All of divisional units who participated in the invasion were advancing to the French Somaliland border. They started advancing from Dire Dawa 3 August 1940 and reached coastal Zeila 6 August 1940, without encountering any resistance. The units then proceeded in two columns to Berbera, one through the Buuloxareed on coast, and another through Hargeisa. The progress of the column on Buuloxareed route was significantly hindered by incessant coastal bombardment by British ships, but inland column have reached front-line 15 August 1940, contributing to the capture of the fortifications near Cadaadley (Tug Argan). By that time the British have already decided to left the colony.[2] After 3-days fighting with British rearguard, the soldiers of Granatieri di Savoia have entered already abandoned Berbera 19 August 1940.

Skirmishes on Sudan border[edit]

The training battalion (comprising two machine gun companies, infantry company and mortar company armed with da81) was located north-west of Lake Tana, and 2nd battalion of the 11th CCNN legion was at Gondar. In the aftermath of the less-than-successful Capture of Kassala, the elements of 10th Indian Infantry Brigade have captured the border fort Qallābāt near Metemma, but retreated after facing superior Italian ground and air forces.[3]

Defence of Ethiopia (1941)[edit]

After the Emperor Selassie have returned to Ethiopia 18 January 1941, the last units of Granatieri di Savoia have finally left Addis Ababa to cover as many threats by insurgents and foreign powers as possible. The divisional command and heavy machine gun battalion have taken positions along Awash River. The machine gun company, 2nd and 3rd close support battalions (armed with 65mm cannons) took positions at Amba Alagi. The bulk of the forces (10th and the 11th Grenadier regiments, the 11th CCNN legion, 1st close support battalion (armed with 65mm cannons) and 4th artillery battalion (armed with 100mm howitzers) were stationed in the border with Eritrea. The 5th artillery battalion (armed with 105mm cannons) was stationed around Dire Dawa for over a year.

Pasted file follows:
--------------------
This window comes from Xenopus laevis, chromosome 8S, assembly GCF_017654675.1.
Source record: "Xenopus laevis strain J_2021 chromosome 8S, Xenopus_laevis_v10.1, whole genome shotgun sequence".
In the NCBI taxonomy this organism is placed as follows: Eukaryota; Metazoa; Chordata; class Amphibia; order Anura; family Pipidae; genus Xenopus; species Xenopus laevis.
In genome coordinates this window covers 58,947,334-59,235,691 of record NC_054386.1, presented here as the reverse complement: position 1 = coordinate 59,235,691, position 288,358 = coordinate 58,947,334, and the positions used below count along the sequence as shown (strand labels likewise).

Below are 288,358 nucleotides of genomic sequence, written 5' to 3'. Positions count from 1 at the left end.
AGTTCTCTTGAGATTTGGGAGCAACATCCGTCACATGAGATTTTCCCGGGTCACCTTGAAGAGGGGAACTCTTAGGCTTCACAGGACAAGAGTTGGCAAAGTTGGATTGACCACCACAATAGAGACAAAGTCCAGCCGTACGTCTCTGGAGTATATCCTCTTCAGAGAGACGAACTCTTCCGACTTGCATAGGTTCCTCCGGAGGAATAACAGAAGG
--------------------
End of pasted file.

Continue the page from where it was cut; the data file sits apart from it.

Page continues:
The main force got hit first. As Battle of Keren have started 5 February 1941, the Granatieri di Savoia have mostly held a positions and counter-attacked, resulting in British attack failure by 13 February 1941. Subsequently, the British forces has paused for a month to gather more troops and supplies. Renewed British attack from 15 March 1941 have not penetrated initially, but 27 March 1941 the British armor have penetrated Italain defences and were rampant on the Keren plain, forcing Italians to fall back. The retreat have failed, and British have destroyed or forced to surrender Italian garrisons at Adi Tekelezan 1 April 1941. Consequently, Massawa fell 8 April 1941.